Once a killer, now a healer

June 5th, 2009 - 4:15 pm ICT by IANS  

By Jaideep Sarin and Parminder Singh Bariana
Gurdaspur (Punjab), June 5 (IANS) For years his name spelt terror across Punjab as he spearheaded a merciless and violent movement for a separate Sikh state. Today, Wassan Singh Zafarwal runs a homeopathy clinic on the outskirts of his village.

A former Khalistan Commando Force (KCF) chief whose writ ran through Punjab in the post-1984 era of terrorism in the state, Zafarwal is today a reformed man. Besides the small clinic, he preaches the evil of drugs and dowry in villages of Gurdaspura, a district bordering Pakistan.

He returned to India in 2001 after living in Switzerland on asylum. He escaped from the Golden Temple, the holiest Sikh shrine, just hours before the Indian Army ringed it in June 1984 with a view to storming it.

Even as he fled, the army barged into the temple, leading to hundreds of deaths. Within months, two Sikh bodyguards shot dead prime minister Indira Gandhi to avenge the temple storming, leading to anti-Sikh violence and further boosting Sikh militancy.

The former terrorist has no regrets for what he did then.

“The Khalistan movement was forced on us by the government. Operation Bluestar was a clear example of the repression of Sikhs, who were being treated as slaves in this country,” Zafarwal told IANS in his village, 25 km from here.

He was referring to the army operation in Amritsar’s Golden Temple, codenamed Operation Bluestar.

Zafarwal escaped to Pakistan after June 1984 and returned to India some time later to be part of the Panthic (religious) Committee that announced the Council of Khalistan in 1986. He headed the KCF at the peak of Sikh militancy in Punjab in the post-1984 period.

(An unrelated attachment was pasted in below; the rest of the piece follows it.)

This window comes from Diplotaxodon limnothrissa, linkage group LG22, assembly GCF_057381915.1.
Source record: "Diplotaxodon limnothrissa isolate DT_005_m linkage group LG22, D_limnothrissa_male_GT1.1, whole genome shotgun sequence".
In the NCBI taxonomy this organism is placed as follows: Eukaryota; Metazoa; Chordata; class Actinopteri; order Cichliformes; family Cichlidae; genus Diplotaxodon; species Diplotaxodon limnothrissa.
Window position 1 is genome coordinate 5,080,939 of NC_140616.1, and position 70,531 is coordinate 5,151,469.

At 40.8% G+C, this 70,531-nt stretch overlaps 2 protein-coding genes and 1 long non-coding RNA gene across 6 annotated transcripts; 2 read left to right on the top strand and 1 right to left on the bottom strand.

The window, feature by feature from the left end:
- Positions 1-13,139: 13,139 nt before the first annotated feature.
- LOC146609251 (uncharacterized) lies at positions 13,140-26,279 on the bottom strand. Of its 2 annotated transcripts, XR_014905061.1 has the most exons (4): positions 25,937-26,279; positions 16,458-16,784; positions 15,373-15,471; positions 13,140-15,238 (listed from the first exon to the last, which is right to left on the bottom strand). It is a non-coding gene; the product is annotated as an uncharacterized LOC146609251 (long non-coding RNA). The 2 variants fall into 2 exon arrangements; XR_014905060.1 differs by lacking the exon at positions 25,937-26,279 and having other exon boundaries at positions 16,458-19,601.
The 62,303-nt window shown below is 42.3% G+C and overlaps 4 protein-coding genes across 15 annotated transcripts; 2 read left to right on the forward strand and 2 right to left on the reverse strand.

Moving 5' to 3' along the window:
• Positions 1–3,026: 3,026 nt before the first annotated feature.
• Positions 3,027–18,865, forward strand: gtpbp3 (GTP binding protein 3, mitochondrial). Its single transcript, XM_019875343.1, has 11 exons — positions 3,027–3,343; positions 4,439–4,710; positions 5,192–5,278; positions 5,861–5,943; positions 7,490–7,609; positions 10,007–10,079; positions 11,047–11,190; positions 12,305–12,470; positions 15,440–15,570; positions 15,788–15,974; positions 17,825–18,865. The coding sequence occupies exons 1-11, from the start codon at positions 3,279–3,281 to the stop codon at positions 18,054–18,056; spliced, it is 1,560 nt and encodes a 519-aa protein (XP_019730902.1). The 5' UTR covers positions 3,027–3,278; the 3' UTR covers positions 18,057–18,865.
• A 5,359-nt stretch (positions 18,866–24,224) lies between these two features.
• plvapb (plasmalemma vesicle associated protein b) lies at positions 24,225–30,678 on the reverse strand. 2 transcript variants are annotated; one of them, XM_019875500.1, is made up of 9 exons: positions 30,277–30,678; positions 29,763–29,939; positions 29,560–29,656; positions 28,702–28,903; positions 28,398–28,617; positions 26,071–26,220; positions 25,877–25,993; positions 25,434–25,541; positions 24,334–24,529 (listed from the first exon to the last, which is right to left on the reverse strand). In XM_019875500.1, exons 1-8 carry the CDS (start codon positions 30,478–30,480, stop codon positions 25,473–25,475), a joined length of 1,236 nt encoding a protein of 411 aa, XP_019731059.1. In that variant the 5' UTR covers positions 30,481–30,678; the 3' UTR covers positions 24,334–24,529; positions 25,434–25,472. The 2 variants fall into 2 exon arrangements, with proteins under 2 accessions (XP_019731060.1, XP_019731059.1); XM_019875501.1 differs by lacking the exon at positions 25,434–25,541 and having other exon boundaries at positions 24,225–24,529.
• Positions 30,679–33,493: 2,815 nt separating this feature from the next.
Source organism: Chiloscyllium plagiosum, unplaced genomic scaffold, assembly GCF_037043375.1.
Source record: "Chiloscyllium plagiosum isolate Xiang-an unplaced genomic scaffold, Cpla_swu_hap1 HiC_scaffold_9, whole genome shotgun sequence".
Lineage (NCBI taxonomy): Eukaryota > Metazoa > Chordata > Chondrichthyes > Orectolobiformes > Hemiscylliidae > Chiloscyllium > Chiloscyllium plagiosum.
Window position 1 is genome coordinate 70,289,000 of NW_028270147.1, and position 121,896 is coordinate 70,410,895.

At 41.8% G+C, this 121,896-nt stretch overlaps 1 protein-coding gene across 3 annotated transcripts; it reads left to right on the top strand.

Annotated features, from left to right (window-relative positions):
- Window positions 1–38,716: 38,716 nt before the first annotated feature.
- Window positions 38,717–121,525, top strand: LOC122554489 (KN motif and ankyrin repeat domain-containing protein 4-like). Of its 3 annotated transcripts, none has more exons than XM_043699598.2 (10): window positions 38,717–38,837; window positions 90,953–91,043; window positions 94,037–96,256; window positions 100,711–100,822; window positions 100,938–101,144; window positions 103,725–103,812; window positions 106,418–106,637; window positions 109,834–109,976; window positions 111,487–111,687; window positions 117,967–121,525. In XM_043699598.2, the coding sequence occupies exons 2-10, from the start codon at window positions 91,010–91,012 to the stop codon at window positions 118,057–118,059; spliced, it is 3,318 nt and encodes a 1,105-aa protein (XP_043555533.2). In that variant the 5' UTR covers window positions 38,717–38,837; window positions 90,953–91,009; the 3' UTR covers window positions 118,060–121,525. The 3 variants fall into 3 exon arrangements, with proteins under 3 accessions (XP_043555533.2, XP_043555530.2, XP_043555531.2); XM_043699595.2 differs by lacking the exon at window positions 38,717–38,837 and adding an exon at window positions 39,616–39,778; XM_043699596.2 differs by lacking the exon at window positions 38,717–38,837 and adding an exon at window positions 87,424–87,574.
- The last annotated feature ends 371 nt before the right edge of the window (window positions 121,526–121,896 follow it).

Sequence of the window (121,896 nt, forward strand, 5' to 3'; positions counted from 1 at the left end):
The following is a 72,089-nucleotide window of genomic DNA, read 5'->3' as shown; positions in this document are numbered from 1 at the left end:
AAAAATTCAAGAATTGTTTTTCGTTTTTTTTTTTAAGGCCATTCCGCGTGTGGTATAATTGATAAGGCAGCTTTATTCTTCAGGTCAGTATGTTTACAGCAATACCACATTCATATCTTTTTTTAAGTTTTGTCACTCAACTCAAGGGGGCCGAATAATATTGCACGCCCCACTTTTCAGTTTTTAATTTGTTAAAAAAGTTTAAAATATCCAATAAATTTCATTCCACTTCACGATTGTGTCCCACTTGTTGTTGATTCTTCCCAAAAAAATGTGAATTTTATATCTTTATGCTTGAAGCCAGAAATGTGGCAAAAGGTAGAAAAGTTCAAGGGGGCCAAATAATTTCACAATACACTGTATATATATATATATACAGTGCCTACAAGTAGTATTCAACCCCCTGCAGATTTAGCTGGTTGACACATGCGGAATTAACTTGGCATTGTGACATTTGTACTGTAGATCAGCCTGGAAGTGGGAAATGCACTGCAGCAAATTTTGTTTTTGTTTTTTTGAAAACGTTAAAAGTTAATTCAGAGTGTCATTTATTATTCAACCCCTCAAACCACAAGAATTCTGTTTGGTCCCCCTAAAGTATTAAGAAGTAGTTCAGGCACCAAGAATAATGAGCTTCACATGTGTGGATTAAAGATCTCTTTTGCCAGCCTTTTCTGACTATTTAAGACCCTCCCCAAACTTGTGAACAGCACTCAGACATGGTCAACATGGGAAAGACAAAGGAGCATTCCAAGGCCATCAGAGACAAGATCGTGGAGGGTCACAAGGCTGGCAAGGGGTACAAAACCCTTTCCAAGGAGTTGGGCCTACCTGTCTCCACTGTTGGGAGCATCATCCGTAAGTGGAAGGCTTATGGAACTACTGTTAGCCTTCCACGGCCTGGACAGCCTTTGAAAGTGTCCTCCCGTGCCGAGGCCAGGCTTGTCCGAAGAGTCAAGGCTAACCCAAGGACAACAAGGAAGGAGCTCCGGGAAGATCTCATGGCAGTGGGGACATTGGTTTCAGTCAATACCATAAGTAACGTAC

The former terrorist, who had a close association with Pakistan’s Inter-Services Intelligence (ISI), said: “The ISI and Pakistan were never really serious about the Punjab issue. Their interest was in Kashmir. They used Punjab to create problems for India.”

Zafarwal tried to explain why the Khalistan movement weakened.

“Having an armed movement is always the last resort to achieve something. We have not left the movement. We are only using other means, like democratic ones, to get our point of view across and continue our fight.”

Like many others during those blood-soarked years, Zafarwal spoke about the “repression of Sikhs” in India. The Khalistan movement raged for about 10 years until it was crushed in 1993 — after some 25,000 deaths.

Zafarwal is not the only ex-militant to lead a near normal life in today. There are many like him who have given up violence, realising the futility of losing lives for a movement that was never destined to succeed.

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